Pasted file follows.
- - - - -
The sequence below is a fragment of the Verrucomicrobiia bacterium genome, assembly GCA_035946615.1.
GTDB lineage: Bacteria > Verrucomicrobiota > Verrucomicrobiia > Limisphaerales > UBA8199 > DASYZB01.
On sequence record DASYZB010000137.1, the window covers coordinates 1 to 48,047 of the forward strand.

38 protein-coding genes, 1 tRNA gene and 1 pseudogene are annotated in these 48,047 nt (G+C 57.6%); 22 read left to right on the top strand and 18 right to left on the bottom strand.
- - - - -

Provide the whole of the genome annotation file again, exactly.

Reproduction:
The sequence below is a fragment of the Verrucomicrobiia bacterium genome, assembly GCA_035946615.1.
GTDB lineage: Bacteria > Verrucomicrobiota > Verrucomicrobiia > Limisphaerales > UBA8199 > DASYZB01.
On sequence record DASYZB010000137.1, the window covers coordinates 1 to 48,047 of the forward strand.

38 protein-coding genes, 1 tRNA gene and 1 pseudogene are annotated in these 48,047 nt (G+C 57.6%); 22 read left to right on the top strand and 18 right to left on the bottom strand.